Abuse of Corpse
Some people prefer the company of the dead.
Recently, the bones of a nearly complete skeleton were discovered in the home of a 37-year-old Swedish woman. Allegedly, she was using them as sex toys. Along with the bones was a CD labeled “My Necrophilia,” which supposedly provided the evidence. Apparently, photos depict this woman licking skulls. Among her effects were documents about people who enjoyed having sex with corpses. She was charged with “violating the peace of the dead.”
Here in the States, we call this abuse of corpse. This can range from corpse mutilation or rape, to corpse storage to mere exploitation. A man in Cincinnati, Ohio, for example, convinced morgue workers to allow him to take photographs of corpses posed with objects like sheet music and syringes. Into the hands of a deceased young girl he placed a copy of Alice in Wonderland.
When I was writing Cemetery Stories, I found plenty of material on the erotic attraction to corpses. The most common motive cited by psychologists is an attempt to gain possession of an unresisting or nonrejecting partner, although I’ve met a few people “half in love with death” who reject this shallow analysis.
During my research, my contacts in the funeral industry told me I’d never get these people to admit to anything. On the contrary, I found a few who were quite willing to describe why they find decomposition, skulls, and bones so erotic. As long as I could stomach it, they were happy to talk.
One female apprentice embalmer claimed that during the first four months of her employment, she’d had sex with an average of ten corpses a month. She admitted that she couldn’t achieve satisfaction with the living, in part because she’d been molested as a child and later raped. She could sexually express herself without fear, she insisted, only to corpses.
A self-styled vampire told me he liked drinking blood from the dead. He called himself Anubis and said that as a boy he got to watch an embalmer at work. “I wanted to taste the blood,” he said, “because I thought it would save their memory.”
Drs. Jonathan Rosman and Phillip Resnick list three basic types of “true” necrophilia:
1: Necrophilic homicide, or murder to obtain a corpse for sexual pleasure
2: Regular necrophilia, the use of corpses already dead for sexual pleasure
3: Necrophilic fantasy, envisioning these acts but not acting on them
In their study of 122 cases, most fit into the second category.
The Swedish woman’s bone-eroticism doesn’t surprise me. In fact, it’s quite tame compared to other acts of necrophilia. Over time, I’ve collected stories from clinical sources and arrest reports. Among them are the following:
Police psychologist J. Paul de River documented the case of an Italian gravedigger who grew aroused whenever he buried a beautiful young woman. In time, he began having sex with the dead. When caught with his mouth on the genital area of a decedent, he admitted to having violated hundreds of corpses.
In 2006 in Wisconsin, three young men were caught digging up the grave of a 20-year-old female accident victim. Their intent had been to have sex with the body. The proof: they’d stopped on the way to buy condoms. (The same state produced Ed Gein, who dug up graves to make himself a bodysuit from female parts, and Jeffrey Dahmer, who abused corpses in extremely vile ways.)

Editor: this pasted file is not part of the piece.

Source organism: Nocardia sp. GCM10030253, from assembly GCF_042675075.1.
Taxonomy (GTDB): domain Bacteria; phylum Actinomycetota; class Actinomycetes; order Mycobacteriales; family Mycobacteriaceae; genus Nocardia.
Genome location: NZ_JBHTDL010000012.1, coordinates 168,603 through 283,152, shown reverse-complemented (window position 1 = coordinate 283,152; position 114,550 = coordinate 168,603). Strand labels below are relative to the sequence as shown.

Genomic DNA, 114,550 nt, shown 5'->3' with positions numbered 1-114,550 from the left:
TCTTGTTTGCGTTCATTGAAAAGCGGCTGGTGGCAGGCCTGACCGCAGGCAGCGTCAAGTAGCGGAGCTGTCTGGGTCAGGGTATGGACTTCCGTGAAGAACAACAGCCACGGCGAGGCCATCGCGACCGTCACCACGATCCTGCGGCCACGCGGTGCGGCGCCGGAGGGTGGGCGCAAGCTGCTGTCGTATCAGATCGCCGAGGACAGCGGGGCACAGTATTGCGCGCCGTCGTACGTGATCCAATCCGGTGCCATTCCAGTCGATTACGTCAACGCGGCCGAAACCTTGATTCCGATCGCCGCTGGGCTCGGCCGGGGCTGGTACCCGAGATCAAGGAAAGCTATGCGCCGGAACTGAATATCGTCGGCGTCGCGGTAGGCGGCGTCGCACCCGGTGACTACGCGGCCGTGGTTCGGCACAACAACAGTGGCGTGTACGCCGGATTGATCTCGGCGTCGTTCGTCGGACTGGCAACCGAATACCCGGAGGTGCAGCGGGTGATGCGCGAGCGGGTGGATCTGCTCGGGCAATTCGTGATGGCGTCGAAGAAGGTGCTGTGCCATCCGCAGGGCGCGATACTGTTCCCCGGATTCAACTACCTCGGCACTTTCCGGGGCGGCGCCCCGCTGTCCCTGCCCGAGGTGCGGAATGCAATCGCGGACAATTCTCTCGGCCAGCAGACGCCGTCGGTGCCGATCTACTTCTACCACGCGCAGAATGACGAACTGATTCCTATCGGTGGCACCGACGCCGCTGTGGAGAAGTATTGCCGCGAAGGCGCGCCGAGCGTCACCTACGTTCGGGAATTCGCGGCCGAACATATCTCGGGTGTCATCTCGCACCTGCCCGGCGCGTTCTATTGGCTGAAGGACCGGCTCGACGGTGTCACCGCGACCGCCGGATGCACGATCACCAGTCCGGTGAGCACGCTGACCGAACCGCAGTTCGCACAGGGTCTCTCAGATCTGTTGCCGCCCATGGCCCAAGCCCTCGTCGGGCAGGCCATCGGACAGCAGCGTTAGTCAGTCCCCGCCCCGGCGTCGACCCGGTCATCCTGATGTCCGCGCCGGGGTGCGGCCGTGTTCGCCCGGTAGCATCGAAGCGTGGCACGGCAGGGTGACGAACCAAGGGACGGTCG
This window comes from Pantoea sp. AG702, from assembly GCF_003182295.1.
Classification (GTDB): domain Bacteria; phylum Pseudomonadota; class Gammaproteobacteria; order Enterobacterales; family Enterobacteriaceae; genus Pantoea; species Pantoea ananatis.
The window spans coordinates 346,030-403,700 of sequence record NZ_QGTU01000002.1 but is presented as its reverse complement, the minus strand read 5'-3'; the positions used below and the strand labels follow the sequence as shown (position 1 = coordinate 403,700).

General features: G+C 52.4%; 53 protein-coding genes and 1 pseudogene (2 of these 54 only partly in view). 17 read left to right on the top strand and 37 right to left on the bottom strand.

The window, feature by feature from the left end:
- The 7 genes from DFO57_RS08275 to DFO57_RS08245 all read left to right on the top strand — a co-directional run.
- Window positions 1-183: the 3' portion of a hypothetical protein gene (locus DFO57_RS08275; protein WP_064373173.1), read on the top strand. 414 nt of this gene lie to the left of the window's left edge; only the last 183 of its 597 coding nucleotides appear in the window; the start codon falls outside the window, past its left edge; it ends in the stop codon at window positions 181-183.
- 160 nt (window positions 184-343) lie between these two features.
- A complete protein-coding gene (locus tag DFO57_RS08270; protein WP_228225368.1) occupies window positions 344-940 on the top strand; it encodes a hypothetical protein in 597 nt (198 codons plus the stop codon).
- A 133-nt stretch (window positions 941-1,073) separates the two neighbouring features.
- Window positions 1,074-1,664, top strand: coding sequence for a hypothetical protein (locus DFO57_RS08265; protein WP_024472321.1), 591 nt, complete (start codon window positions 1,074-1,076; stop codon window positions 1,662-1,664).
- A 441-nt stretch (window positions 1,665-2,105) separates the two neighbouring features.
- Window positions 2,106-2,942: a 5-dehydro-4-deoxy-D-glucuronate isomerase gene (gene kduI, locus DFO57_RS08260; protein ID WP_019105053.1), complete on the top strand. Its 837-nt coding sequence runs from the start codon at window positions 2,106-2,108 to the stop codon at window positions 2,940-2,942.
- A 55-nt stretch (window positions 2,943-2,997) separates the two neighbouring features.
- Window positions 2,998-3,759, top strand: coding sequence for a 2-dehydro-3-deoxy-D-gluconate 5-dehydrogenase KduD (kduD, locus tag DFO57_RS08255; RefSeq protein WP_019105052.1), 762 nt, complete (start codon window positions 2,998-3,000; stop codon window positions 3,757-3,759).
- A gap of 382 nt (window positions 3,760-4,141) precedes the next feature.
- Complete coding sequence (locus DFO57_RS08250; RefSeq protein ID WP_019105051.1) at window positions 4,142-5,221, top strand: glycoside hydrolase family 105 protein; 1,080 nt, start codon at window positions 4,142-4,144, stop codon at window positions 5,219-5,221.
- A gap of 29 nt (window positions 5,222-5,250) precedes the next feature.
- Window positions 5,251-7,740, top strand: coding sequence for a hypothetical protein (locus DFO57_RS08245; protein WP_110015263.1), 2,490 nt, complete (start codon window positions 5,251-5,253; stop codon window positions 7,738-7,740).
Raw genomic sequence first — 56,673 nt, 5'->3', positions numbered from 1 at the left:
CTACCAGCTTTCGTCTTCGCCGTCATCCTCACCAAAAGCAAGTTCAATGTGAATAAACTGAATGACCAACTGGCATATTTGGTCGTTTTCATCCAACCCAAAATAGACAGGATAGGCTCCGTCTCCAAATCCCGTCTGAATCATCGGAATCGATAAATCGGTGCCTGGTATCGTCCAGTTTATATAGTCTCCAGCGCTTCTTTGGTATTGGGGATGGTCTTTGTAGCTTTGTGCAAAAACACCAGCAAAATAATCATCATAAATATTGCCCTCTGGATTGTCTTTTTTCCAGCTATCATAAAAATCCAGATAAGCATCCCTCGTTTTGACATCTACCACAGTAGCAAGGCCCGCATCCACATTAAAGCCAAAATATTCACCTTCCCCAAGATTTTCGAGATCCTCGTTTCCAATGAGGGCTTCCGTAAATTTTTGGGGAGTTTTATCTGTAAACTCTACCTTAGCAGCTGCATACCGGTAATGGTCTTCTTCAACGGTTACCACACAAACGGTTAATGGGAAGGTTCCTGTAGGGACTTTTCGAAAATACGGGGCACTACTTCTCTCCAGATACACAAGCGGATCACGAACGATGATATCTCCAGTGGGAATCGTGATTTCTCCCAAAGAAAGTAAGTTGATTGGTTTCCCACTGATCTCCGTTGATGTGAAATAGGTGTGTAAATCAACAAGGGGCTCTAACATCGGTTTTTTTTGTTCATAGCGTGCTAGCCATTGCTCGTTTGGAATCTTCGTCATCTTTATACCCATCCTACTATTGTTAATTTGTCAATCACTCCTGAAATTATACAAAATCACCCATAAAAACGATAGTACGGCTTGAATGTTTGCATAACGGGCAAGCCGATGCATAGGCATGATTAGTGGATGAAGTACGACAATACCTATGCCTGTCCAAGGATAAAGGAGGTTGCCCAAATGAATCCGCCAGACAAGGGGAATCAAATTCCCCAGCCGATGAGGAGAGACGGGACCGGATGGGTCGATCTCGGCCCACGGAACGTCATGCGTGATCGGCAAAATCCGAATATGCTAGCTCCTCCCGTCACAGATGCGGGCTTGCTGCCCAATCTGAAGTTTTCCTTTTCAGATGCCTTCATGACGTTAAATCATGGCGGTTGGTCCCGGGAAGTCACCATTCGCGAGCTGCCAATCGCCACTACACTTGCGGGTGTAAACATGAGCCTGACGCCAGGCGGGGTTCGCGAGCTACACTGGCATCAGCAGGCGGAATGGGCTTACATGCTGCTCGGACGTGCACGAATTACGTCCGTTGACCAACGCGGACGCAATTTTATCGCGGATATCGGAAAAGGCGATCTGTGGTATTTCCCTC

And necrophiles aren’t always male. Karen Greenlee was to deliver the body of a 33-year-old man to a cemetery for a funeral, but instead she abducted it. She was charged with stealing a hearse and interfering with a funeral. Into the casket she’d put a letter that detailed her erotic episodes with what she estimated had been between 20 and 40 male corpses. Calling herself a “morgue rat,” she said it was an addiction.
During the 1840s, Sergeant Francois Bertrand dug up fresh corpses with his bare hands in several Parisian cemeteries in order to have sex with them. His youngest had been only seven. He, too, claimed he’d been compelled beyond his ability to control it.
Henri Blot was 26 when he began digging up graves in France. A ballerina had died and he pulled her body from the grave to rape it. When he was finished, he fell asleep, waking only when the groundskeeper discovered him. After his arrest, he reportedly said, “Every man to own taste. Mine is for corpses.”
Victor Ardisson, a mortician, reputedly had sex with over 100 corpses in his care. He sometimes dug them up and took them home. It was there that police found the decaying body of a three-year-old girl. Ardisson had heard that she was ill and had fantasized endlessly about her corpse. When she died, he’d stolen her from a graveyard and had performed oral sex in the hope of reviving and restoring her. He kept her next to him when he slept. He also possessed the head of a thirteen-year-old girl, which he kissed and called “my bride.”
Abuse of corpse is a crime, stipulated according to what would outage normal family and community sensibilities. In most cases, these acts are misdemeanors. However, some states have much stiffer penalties for necrophilic sexual acts.
Dr. Katherine Ramsland has published 46 books and over 1,000 articles. She teaches forensic psychology and her area of specialization is serial murder. Her latest book on the subject is The Mind of a Murderer.